Last week, Missoula City Councilman and U.S. Congressional candidate Dave Strohmaier rolled out a new campaign ad that stopped us in our tracks.
The ad features Strohmaier in his usual wide-brimmed hat presiding over the staged wedding of two women at Caras Park.
"How dare the government tell us who can and cannot marry?" Strohmaier asks. "In Congress ... I'll support marriage equality."
"Wow," we thought. "That's far out." We've seen political operatives paint male politicians as effeminate in an effort to discredit them. In 2010, blogger Montana Cowgirl posted a picture of Democratic legislative candidate Kendall Van Dyk looking butch holding a freshly harvested buck. The caption read "Man." Next to Van Dyk, Cowgirl posted a picture of Republican legislative candidate Roy Brown carrying a handbag. Under Brown's photo, the caption read "Man-purse."
That kind of stuff isn't uncommon in Montana. But we've never seen a politician air an ad that portrays gays in a sympathetic light in an effort to gain favor in a statewide election.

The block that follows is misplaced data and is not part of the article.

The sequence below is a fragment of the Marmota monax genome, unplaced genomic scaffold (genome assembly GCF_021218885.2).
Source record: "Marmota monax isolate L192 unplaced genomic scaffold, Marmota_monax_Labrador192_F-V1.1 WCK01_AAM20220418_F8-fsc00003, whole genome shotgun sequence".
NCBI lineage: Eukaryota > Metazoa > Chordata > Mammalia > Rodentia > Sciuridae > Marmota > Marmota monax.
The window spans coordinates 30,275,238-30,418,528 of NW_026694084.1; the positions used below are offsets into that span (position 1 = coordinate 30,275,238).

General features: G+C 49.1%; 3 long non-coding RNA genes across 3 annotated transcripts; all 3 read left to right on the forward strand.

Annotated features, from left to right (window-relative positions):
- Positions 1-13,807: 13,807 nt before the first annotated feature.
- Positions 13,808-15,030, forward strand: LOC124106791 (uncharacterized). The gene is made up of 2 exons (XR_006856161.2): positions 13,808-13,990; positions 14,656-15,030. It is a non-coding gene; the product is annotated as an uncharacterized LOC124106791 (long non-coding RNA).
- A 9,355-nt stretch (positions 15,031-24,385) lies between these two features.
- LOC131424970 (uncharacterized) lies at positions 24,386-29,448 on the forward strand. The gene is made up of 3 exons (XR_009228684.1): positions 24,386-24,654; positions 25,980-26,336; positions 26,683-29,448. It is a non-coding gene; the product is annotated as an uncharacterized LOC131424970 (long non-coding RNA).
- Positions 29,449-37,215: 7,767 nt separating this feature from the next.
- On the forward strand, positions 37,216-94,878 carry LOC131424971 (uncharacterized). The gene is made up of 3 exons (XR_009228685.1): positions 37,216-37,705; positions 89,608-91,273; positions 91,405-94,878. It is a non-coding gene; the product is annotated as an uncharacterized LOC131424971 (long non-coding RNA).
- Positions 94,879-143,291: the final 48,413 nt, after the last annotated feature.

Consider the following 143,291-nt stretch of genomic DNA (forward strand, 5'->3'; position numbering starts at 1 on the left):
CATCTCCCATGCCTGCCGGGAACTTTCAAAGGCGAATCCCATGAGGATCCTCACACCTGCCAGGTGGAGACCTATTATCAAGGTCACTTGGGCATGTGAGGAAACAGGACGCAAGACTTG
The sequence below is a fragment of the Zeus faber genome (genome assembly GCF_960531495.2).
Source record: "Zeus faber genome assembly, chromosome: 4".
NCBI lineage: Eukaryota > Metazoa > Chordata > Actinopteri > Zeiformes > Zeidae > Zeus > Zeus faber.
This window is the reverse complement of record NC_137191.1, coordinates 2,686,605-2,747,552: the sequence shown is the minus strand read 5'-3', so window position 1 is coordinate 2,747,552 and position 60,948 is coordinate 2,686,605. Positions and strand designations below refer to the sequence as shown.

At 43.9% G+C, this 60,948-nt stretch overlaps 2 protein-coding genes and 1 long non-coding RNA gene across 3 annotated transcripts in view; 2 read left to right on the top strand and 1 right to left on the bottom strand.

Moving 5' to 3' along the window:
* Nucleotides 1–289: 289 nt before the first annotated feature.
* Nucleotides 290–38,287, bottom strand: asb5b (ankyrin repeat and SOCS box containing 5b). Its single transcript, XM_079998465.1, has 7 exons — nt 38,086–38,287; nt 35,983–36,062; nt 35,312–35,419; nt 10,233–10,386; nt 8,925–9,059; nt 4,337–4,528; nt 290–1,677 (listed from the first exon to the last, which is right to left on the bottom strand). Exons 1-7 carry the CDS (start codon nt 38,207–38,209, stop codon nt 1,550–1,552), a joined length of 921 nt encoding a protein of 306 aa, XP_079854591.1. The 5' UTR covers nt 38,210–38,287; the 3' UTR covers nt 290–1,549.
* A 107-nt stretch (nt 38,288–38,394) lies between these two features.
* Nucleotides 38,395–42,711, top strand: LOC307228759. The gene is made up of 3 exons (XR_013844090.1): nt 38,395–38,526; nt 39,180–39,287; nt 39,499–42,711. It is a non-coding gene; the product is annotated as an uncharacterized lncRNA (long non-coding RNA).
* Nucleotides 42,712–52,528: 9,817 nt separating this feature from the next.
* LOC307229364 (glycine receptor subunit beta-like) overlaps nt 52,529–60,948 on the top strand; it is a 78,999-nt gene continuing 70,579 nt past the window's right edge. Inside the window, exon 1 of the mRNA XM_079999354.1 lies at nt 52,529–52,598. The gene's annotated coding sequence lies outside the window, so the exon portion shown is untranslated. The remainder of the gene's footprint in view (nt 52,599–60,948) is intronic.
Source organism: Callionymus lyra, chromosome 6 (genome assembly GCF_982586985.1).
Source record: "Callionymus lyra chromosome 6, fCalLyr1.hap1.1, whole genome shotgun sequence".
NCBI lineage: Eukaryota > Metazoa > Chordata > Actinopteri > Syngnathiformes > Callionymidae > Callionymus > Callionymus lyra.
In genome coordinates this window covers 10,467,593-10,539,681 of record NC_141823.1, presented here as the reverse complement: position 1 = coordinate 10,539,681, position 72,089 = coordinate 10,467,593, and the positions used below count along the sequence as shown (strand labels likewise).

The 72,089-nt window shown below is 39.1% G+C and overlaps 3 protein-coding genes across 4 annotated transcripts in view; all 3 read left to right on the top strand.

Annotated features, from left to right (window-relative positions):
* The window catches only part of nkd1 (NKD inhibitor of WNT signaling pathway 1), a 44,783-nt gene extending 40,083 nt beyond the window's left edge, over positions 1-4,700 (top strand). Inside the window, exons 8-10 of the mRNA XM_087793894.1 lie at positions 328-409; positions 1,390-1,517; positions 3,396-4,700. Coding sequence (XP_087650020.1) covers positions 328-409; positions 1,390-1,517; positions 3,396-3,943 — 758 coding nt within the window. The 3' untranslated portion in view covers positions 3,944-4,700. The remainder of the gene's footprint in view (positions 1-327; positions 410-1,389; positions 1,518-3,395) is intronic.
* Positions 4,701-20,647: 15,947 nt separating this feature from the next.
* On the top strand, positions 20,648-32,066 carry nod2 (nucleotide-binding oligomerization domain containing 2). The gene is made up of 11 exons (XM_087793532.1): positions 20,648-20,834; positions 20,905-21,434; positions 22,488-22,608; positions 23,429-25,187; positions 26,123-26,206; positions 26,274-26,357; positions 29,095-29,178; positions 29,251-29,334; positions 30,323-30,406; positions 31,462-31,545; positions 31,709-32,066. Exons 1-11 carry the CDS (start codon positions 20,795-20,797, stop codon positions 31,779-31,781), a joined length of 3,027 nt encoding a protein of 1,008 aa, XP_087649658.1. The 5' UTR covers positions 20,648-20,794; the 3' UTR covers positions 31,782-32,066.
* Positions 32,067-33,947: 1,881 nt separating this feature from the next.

Strohmaier is one of seven Democrats, three Republicans and one Libertarian campaigning to fill U.S. Congressman Denny Rehberg's soon-to-be-vacated seat. His stunt seemed all the more radical considering that some observers think Strohmaier is already too far left to prevail in a statewide race. We would have thought he'd be toning it down.
When we caught up with Strohmaier this week, he said that the ad grew from his frustration with middle-of-the-road rhetoric from overly cautious politicians.
"What many folks are looking for is authenticity in a candidate," Strohmaier says. "I'm no Republican lite."
We admire that but we wonder: Is it effective?
Strohmaier's fundraising has not been as fruitful as some of the other Democratic challengers'. Opensecrets.org reports that as of March 31, Sen. Kim Gillan, of Billings, had raised $242,752; Rep. Franke Wilmer, from Bozeman, $232,461; and Whitefish businesswoman Diane Smith, $137,612. Strohmaier had $100,412. Republican frontrunner Steve Daines raised $890,951.
Between April 26 and May 1, Strohmaier's ad was viewed on YouTube more than 5,500 times and featured in the national gay magazine Out.
But perhaps there's another way to look at this. If you know you're facing long odds anyway, why not fight for the things you believe?
Go get 'em, Dave.